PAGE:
Thursday, July 1, 2010

The National Hazardous Materials Fusion Center

Excerpt from U.S. Coast Guard “Proceedings of the Marine Safety & Security Council” magazine by CDR Rick Raksnis, former Chief, U.S. Coast Guard Hazardous Materials Standards Division, and Mrs. Tonya Schreiber, Executive Director, Office of Hazardous Materials Safety, Pipeline and Hazardous Materials Safety Administration, U.S. Department of Transportation.

Imagine you are the mayor of a small Midwest town. You receive word from your fire chief that a train has derailed in your town of 5,000. Several tank rail cars of chlorine gas are laying on their sides. Gas is venting from them and a vapor cloud is moving toward the center of town.

The fire chief has plenty of first responders on scene but is unable to repair the leaking chlorine rail cars because he is unsure how to proceed in this hazardous environment. What can you do? What resources do you have available to help respond to and mitigate this situation?

One resource is the National Hazardous Materials Fusion Center. With its secure, Web-based portal, the fire chief has instant access to a wide range of information to quickly locate the nearest hazardous materials team in the area or list of equipment and personnel protective gear needed to respond safely. Essentially, the fire chief has a vast network of professional support on a laptop.

A Fusion Center Is Born
The fusion center concept is the result of a cooperative effort between the International Association of Fire Chiefs (IAFC) and the Department of Transportation Pipeline Hazardous Materials Safety Administration (PHMSA). Through their strong partnership, as well as support from other federal, state, and local agencies and groups, the hazardous materials fusion center has been built to serve the first responder community. The center is located at IAFC headquarters in Fairfax, Va., and its staff manages daily operations.

Organizers determined that the fusion center could best meet the needs of the first response community through a three-tiered approach: information collection, data analysis, and disseminating best practices.

Step One: Collect Information
The fusion center serves as the repository for hazardous materials incident information collected from actual response cases. Regional incident survey teams collect information on how well the first responders performed to develop response techniques, lessons learned, and best practices.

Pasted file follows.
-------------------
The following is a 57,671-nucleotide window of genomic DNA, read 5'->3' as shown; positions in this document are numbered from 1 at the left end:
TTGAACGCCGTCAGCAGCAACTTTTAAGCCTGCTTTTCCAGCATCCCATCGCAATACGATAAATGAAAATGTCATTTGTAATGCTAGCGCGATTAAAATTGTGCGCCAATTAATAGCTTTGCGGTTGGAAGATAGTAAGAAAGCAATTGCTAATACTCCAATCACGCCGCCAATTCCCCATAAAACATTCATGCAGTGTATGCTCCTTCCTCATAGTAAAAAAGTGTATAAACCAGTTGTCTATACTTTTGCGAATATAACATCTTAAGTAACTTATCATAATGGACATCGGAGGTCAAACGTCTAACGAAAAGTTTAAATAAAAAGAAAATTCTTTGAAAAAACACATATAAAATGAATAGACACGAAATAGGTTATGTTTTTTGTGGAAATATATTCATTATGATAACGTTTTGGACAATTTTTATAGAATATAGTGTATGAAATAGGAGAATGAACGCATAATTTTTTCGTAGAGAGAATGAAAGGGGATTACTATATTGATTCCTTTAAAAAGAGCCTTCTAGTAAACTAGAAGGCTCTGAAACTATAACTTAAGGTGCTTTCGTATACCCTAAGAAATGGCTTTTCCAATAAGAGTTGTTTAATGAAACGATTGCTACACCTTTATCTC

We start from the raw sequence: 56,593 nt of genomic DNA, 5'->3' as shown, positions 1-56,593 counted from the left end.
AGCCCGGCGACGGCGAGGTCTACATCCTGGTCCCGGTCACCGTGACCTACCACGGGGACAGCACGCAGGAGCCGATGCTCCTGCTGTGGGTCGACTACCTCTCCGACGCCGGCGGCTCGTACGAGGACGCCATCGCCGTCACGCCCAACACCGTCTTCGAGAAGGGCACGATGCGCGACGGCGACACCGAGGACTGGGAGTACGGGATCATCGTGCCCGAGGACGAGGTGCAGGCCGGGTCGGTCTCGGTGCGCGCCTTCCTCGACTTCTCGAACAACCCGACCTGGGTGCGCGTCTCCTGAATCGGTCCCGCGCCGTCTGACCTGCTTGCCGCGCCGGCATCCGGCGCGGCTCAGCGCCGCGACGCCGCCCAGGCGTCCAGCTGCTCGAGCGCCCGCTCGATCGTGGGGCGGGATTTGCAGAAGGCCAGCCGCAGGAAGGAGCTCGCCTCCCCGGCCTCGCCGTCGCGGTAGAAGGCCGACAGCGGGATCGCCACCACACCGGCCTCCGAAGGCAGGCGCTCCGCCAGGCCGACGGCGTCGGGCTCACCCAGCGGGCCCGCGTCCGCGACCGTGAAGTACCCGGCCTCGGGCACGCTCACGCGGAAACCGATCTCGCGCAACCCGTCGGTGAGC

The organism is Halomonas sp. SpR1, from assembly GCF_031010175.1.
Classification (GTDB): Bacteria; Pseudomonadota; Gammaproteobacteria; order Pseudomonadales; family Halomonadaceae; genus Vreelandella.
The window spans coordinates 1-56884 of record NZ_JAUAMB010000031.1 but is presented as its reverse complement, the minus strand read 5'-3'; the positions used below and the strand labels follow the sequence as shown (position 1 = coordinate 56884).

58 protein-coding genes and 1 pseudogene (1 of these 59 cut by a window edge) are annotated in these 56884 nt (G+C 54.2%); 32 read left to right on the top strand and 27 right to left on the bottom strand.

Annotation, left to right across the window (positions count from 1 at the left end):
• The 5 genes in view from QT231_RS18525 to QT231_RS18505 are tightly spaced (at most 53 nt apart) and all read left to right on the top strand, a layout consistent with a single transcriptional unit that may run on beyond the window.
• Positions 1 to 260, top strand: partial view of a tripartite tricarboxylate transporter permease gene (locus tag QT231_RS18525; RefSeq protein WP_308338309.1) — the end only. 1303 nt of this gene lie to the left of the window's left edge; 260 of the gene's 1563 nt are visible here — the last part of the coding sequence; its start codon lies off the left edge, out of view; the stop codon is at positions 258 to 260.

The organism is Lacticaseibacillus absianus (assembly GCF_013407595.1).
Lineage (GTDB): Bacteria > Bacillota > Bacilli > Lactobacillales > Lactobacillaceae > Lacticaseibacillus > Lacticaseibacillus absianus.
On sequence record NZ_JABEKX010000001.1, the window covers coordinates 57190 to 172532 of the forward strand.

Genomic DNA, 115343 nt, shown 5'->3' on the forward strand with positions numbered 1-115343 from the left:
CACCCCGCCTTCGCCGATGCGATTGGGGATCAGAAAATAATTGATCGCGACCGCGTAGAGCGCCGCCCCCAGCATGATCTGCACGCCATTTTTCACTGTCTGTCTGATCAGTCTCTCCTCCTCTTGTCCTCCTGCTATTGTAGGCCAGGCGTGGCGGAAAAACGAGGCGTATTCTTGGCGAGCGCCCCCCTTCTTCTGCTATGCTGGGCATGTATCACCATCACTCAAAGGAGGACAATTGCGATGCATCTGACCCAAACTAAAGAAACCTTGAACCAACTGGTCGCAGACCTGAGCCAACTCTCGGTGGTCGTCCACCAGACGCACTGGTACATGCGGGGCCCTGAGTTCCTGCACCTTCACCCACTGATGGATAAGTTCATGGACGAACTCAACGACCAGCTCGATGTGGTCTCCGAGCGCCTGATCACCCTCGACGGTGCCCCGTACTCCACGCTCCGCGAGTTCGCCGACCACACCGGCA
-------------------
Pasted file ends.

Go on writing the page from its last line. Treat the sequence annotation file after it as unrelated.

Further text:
In addition to hosting this collection of response data, the fusion center will also maintain information on the nation’s network of trained hazardous material teams, including location, contact information, capabilities, and equipment. This type of information will be very valuable, especially for those jurisdictions without a trained hazardous materials response team.

Second Step: Analyze Information
The hazardous materials fusion center will receive incident reports from the regional incident survey teams and create response-specific after-action reports summarizing the effective practices, planning tools, and resources that were observed to work well during the response. Part of the analysis may include recommended training. In addition, the fusion center will look for trends and patterns to prevent and mitigate hazardous material incidents.

Third Step: Share the Results
The principal point is to create a national database for the free flow of information among hazardous materials teams and interested stakeholders. This includes sharing after-action reports, curriculum materials, training drill exercises, noteworthy hazardous materials conferences, and hazardous material shipping information. This information will be available to hazardous materials response teams and national and international decision makers, who are responsible to establish criteria for the safe shipment of these materials.

For more information about the National Hazardous Materials Fusion Center, visit and under the title “What’s Hot,” click on the “Hazmat Fusion Center and RISTs” link.

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